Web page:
Solar power could get boost from new light absorption design

Nov 02, 2011

Solar power may be on the rise, but solar cells are only as efficient as the amount of sunlight they collect. Under the direction of a new professor at Northwestern University's McCormick School of Engineering and Applied Science, researchers have developed a new material that absorbs a wide range of wavelengths and could lead to more efficient and less expensive solar technology.

A paper describing the findings, "Broadband polarization-independent resonant using ultrathin plasmonic super absorbers," was published Tuesday in the journal Nature Communications.

"The is not like a laser – it's very broadband, starting with UV and going up to near-infrared," said Koray Aydin, assistant professor of electrical engineering and computer science and the paper's lead author. "To capture this light most efficiently, a solar cell needs to have a broadband response. This design allows us to achieve that."

The researchers used two unconventional materials – metal and silicon oxide – to create thin but complex, trapezoid-shaped metal gratings on the nanoscale that can trap a wider range of visible light. The use of these materials is unusual because on their own, they do not absorb light; however, they worked together on the nanoscale to achieve very high absorption rates, Aydin said.

The uniquely shaped grating captured a wide range of wavelengths due to the local optical resonances, causing light to spend more time inside the material until it gets absorbed. This composite metamaterial was also able to collect light from many different angles – a useful quality when dealing with sunlight, which hits at different angles as sun moves from east to west throughout the day.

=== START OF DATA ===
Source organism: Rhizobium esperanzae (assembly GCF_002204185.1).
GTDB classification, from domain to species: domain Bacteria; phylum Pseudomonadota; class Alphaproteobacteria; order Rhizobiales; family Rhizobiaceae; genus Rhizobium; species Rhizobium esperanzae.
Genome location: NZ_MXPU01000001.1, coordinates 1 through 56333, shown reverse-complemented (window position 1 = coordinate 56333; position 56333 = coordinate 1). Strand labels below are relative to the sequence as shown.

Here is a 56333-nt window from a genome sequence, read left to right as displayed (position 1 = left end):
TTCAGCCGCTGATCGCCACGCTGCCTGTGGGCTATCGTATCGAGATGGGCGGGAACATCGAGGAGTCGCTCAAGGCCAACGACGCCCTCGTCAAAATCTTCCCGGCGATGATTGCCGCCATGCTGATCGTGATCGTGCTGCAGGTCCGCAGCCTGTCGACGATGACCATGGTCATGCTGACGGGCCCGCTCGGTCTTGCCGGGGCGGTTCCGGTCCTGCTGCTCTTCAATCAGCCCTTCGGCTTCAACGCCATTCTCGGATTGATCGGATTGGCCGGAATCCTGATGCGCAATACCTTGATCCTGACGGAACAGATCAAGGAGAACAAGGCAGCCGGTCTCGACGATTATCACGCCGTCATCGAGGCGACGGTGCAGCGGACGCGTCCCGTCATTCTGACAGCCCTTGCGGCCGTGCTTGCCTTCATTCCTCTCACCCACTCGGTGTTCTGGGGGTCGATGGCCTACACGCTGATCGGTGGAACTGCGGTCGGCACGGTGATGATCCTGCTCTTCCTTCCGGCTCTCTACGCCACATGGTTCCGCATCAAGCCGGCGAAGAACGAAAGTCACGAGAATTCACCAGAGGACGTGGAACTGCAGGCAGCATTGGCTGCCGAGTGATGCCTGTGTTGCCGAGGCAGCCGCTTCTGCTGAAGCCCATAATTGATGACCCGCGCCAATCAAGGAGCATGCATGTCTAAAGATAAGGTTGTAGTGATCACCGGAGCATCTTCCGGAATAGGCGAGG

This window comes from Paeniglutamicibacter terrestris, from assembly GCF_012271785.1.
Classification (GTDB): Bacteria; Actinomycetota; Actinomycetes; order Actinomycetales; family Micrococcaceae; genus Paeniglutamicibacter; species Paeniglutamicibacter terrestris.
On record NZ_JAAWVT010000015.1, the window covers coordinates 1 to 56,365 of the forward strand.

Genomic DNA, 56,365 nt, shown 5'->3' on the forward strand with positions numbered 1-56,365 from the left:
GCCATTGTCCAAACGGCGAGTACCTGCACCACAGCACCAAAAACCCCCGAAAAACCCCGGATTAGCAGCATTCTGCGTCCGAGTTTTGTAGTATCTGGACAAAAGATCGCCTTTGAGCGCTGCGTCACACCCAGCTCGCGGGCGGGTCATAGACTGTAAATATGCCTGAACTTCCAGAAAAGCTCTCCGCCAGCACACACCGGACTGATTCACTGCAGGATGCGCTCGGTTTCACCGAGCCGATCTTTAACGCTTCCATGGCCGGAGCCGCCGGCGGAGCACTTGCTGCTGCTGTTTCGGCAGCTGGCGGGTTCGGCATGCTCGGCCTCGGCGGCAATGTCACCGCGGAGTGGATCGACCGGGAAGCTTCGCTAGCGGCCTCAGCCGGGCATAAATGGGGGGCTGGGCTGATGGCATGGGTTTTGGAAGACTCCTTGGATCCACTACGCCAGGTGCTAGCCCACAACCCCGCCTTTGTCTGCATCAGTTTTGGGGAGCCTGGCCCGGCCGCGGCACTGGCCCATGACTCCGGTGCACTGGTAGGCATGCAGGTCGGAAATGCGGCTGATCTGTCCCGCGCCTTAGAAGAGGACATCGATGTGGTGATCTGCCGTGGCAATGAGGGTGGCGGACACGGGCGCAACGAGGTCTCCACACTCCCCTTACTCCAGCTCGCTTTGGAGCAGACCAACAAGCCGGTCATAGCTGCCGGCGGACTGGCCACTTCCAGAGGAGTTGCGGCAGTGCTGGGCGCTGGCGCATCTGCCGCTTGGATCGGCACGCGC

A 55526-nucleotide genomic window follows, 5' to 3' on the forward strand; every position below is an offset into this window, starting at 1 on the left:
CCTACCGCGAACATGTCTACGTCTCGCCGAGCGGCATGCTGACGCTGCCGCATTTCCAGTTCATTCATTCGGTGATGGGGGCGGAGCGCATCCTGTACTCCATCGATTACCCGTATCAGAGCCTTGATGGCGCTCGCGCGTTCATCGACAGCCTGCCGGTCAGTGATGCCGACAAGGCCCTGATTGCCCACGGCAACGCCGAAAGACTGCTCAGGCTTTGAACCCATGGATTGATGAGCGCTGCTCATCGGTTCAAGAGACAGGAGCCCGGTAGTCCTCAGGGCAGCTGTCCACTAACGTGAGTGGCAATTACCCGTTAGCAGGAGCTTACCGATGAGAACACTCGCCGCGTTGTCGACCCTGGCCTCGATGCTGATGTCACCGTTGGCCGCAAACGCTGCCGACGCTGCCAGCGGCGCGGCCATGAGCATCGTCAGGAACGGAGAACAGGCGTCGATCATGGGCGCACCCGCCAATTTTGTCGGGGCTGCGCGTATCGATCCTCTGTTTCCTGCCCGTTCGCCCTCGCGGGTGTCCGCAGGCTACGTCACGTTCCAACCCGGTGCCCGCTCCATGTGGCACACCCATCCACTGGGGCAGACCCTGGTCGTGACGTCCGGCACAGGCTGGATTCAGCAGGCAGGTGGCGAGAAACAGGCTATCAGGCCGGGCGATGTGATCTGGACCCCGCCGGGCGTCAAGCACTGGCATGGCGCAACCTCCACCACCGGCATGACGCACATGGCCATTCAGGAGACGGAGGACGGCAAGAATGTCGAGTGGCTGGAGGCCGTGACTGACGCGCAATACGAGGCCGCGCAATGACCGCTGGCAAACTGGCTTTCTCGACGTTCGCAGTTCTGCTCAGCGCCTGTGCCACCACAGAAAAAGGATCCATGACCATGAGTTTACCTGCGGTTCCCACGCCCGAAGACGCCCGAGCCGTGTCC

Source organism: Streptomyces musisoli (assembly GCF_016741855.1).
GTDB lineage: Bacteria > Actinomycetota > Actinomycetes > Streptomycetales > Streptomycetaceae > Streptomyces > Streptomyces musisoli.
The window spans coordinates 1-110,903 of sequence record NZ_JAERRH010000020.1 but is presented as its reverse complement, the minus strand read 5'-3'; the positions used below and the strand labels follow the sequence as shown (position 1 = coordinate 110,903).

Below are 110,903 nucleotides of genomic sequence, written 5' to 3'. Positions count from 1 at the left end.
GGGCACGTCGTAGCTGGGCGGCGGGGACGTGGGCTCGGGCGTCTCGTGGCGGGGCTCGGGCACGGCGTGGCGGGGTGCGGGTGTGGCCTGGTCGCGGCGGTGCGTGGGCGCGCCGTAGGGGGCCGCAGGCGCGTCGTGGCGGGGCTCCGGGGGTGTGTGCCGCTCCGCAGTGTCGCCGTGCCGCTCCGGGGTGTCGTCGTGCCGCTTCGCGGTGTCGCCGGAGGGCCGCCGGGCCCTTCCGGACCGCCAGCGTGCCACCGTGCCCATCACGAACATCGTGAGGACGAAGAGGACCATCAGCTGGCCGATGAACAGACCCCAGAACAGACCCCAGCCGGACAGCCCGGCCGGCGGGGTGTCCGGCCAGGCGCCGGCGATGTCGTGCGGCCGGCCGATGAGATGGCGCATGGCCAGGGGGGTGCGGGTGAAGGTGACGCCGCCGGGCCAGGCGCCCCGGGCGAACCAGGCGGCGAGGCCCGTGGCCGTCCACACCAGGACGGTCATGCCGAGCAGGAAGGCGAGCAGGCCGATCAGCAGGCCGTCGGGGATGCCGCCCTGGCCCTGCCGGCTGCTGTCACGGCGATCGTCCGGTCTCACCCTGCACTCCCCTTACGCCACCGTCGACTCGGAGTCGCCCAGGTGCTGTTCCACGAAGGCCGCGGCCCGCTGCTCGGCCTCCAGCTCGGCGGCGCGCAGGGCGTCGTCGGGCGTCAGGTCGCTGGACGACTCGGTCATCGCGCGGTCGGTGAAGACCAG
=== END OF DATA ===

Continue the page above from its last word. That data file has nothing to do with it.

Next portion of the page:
This research is not directly applicable to solar cell technology because metal and silicon oxide cannot convert light to electricity; in fact, the photons are converted to heat and might allow novel ways to control the heat flow at the nanoscale. However, the innovative trapezoid shape could be replicated in semiconducting materials that could be used in solar cells, Aydin said.

If applied to semiconducting materials, the technology could lead to thinner, lower-cost, and more efficient solar cells, he said.

Explore further: Researchers develop efficient method to produce nanoporous metals

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Cave_Man
5 / 5 (1) Nov 02, 2011
Better sensors, upgrade complete, new objective: Global catharsis regarding technological advancement.

Anyone else see where this is going? My hope is that Humans will discover QUICKLY that the Universe is not for the taking. If we venture off into space we should probably not play guessing games with whats good or bad but take a minimalist observer stance to ensure we don't create unforeseeable and regrettable circumstances.

What we do in one moment effects things in a complex way for possibly trillions of years to come.
PinkElephant
Nov 02, 2011
This comment has been removed by a moderator.
rsklyar
2 / 5 (4) Nov 03, 2011
A prominent result of plagiaristic cooperation between the Italian Institute of Technology (IIT) and Northwestern University at http://issuu.com/...saivaldi
DontBeBlind
3 / 5 (2) Nov 03, 2011
Their is a new story like this every week. This has gone on for years and years and years latter.. Nothing new on the market.
nxtr
not rated yet Nov 05, 2011
is 3rd gen PV on the market yet?
Cave_Man
5 / 5 (1) Nov 05, 2011
^^ LOLWUT


Think about where the human race was less than 100 years ago, now think about where it will be in 100 years.

We need to start thinking on much broader perspectives.

Just watch a little Star Trek, it's a moral compass not a nerd fest.

But sensors, shields and weapons are the fundamental trifecta of the blowhard space asstronauts.

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